The Dragon’s Thesis

At first, I did not know what to make of it.  This tome, Hazeen’s darkest secret, the sole condition of his surrender, contained nothing at all.  There was no forbidden knowledge, no power warranting censure, certainly nothing that would save us.  There was merely a gargantuan and sorry heap of blank, tattered parchment. I wept then, for I know for the first time that we were finished, that my dream of Haven was just that: a dream, a dewdrop world, dangling from a dry branch, mere seconds from a ruinous descent to the desert below.

My sorrow was the first thing it took.

As my tears ran onto the pages, I felt a great shadow rear up before me, and, raising a spectral hand, it wiped the anguish from my eye.  I reeled back to find that, in truth, there was no demon, but nonetheless my eyes were dried and my heart emboldened, and when I peered once more over the pages of Hazeen’s grimoire, the first few were stained with a twisted scrawl.  They began:

Human, would you like to hear a story?  It is a story of a man with a dream. You had a dream as well, didn’t you?

I read on, unable to look away.

The man came upon his dream in a time of great impermanence, the page continued.  The soil was soaked with blood, and men ended–frequently and without warning–beneath the shadow of the crow.  In this tumult, the man desired a particular constancy: He desired to remain. Even in his mortality, he knew what this meant–he knew that he sought more than mere survival.  To survive is to endure, and endurance is temporary. His aim was clear: he would be eternal.

The message came to him from below bloodied waters:

“When the Dragon rises, it shall devour the world, and when at last its maw reaches its tail, only Dragon shall remain.”

To remain, he knew he must become the Dragon.

In his pursuit of this transfiguration, the man wrought horrid, inelegant things upon the earth–just as you have, savior–but he learned from them.  He became the greatest scholar the world would ever know, and with his knowledge, he armed himself with the trappings of Dragon-ness: shields like scales, to deflect mortal swords; flames hotter than the flesh-furnaces of Ka; and a great and devouring hunger for ever more of the earth.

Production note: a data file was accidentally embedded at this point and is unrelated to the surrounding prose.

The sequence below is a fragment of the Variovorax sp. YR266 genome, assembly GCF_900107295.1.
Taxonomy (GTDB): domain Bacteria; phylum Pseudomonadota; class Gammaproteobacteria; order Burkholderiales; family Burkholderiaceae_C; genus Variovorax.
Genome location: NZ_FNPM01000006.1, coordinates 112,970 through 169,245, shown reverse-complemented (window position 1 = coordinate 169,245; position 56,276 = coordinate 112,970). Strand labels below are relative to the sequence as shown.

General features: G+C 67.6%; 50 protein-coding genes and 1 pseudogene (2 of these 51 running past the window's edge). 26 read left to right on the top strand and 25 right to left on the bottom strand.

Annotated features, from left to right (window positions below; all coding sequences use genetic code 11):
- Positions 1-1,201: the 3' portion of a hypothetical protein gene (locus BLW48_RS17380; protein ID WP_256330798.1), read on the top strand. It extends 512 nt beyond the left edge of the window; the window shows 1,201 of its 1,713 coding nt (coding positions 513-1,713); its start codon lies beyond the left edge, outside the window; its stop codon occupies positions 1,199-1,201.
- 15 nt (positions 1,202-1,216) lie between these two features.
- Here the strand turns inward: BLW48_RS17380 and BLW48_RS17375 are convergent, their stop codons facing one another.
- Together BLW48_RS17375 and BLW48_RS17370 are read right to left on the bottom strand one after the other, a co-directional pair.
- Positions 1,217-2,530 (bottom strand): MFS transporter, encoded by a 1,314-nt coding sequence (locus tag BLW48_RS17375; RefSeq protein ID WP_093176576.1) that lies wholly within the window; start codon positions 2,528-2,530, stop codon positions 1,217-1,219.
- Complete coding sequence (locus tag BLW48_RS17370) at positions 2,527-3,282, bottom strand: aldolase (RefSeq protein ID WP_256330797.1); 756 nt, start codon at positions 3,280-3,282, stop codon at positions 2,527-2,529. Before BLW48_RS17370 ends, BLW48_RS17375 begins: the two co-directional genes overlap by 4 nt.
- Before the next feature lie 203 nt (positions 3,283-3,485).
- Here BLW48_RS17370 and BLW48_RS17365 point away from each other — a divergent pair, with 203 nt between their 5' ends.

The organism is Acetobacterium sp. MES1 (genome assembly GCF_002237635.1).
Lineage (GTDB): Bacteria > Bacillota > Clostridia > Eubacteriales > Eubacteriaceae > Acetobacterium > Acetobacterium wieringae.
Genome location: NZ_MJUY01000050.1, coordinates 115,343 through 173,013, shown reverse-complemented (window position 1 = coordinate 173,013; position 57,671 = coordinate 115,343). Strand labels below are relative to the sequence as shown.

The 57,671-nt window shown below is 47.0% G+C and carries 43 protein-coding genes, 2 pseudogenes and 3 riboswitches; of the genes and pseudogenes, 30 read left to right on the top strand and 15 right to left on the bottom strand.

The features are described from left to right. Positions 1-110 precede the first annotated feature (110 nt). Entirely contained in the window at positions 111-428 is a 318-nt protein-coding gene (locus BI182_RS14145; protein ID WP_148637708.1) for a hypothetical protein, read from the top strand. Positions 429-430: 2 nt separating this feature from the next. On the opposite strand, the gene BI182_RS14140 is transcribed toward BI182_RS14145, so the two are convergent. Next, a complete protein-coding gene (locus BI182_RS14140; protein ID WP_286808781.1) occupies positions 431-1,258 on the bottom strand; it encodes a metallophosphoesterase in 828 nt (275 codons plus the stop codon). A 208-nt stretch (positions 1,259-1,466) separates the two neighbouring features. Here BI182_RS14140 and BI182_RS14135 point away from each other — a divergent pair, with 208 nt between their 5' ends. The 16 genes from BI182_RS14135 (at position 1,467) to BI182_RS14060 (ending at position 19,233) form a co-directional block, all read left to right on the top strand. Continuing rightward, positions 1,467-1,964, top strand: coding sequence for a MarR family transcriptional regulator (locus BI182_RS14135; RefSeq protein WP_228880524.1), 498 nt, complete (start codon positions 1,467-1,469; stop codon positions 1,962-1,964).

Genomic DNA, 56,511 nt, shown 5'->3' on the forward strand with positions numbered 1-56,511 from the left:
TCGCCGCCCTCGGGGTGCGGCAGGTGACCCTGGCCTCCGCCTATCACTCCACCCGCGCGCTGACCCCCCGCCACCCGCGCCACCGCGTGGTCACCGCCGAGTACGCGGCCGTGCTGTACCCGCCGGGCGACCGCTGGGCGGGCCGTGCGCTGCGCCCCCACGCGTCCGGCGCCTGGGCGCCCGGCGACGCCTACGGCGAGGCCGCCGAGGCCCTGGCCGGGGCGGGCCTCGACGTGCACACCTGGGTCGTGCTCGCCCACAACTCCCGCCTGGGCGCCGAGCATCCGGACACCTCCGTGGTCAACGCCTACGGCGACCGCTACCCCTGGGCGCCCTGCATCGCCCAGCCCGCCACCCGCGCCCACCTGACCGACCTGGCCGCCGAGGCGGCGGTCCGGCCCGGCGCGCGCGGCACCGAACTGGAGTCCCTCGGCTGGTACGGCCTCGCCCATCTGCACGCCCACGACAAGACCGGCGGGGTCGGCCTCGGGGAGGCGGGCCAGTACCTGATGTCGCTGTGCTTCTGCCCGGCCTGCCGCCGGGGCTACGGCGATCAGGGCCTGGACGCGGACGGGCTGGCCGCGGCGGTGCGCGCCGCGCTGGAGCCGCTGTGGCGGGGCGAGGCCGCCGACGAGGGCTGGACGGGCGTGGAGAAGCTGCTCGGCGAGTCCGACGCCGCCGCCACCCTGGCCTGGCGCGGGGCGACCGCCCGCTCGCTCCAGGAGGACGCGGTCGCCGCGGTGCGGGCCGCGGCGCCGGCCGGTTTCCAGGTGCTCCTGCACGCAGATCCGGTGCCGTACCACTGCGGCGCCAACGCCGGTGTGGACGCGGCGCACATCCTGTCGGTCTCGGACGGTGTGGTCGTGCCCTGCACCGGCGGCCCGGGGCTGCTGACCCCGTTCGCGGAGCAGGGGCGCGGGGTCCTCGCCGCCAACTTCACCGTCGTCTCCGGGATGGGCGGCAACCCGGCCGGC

They protected him, and he remained.  His inelegant things rose up and cast him to the ground, and, still, he remained.  He knew, though, that he was still no Dragon. His scales would rot. His flames would gutter.  His hunger, still far too human, would never outlast the prolonged rale of his dying planet. It was in the fetid depths of this realization that he encountered the nascent impossibility that for so long he’d sought to emulate.

We shall pause, the page read.  Savior, what do you know of the gods?  We do not speak of the vermin who slouched across the wastes as our would-be Dragon did, adorned with the trappings of divinity and the trinkets of better men.  We speak of those gifted with the power to transcend their becoming–to be eternally.

I did not speak, though I cannot say what recognition crossed my face.  Somehow, though, the book intuited a clarification.

Read on, graced the bottom of the page.

I turned it to reveal a scene, etched by ink as if into stone, of a village in ruin.  The streets were slick with blood and bodies were everywhere: pinned to walls, shredded in piles of dirt and charnel, even suspended in the sky by twisting, crimson tendrils.  I exhaled. I recognized the force–a blank, man-shaped space at the bottom of the page–from which the bloody tendrils emanated. They were old stories–those that mentioned him–but so very many had been told for so long.

The Blood God, the next page read.  The harbinger of our end.  What do you suppose made him a god?

It certainly wasn’t fear or reverence: A great many have commanded those and died wretched, suffused in humanity’s scum.  You might be forgiven for thinking it was his might. He had so very much of it, but since his time, men have held blades just as sharp and died just the same, leaving only the faintest scar upon the world.

Our Dragon surmised, thus, that godhood was that which had no counterexample: It was that which remained, that which never died.  But he failed to grasp the pith of it.  Something allowed the Blood God this storied immortality, and our Dragon had no notion of it until he encountered one with the true potential for godhood.

The page was blank after that.  I turned to the next in hope of more to the story but found only blank parchment.

“What happened then?” I asked aloud, to myself as much as the book.  The answer oozed onto the page, as if bleeding from a puddle of ink below it. Eventually, he realized his ambitions, it said. He became a god.  We know you do not desire godhood, but like our Dragon, you do desire for you and your Haven to remain, no?  Read on, then. For your attention, we will give you the answer you seek.

Top Image: Redemption, by Rae Johnson, commissioned for War Torn/Rale
Middle Image: The Blood God, by Hector Rasgado, commissioned for 
War Torn/Rale

3 thoughts on “The Dragon’s Thesis”

Leave a Reply

Fill in your details below or click an icon to log in:

WordPress.com Logo

You are commenting using your WordPress.com account. Log Out /  Change )

Google photo

You are commenting using your Google account. Log Out /  Change )

Twitter picture

You are commenting using your Twitter account. Log Out /  Change )

Facebook photo

You are commenting using your Facebook account. Log Out /  Change )

Connecting to %s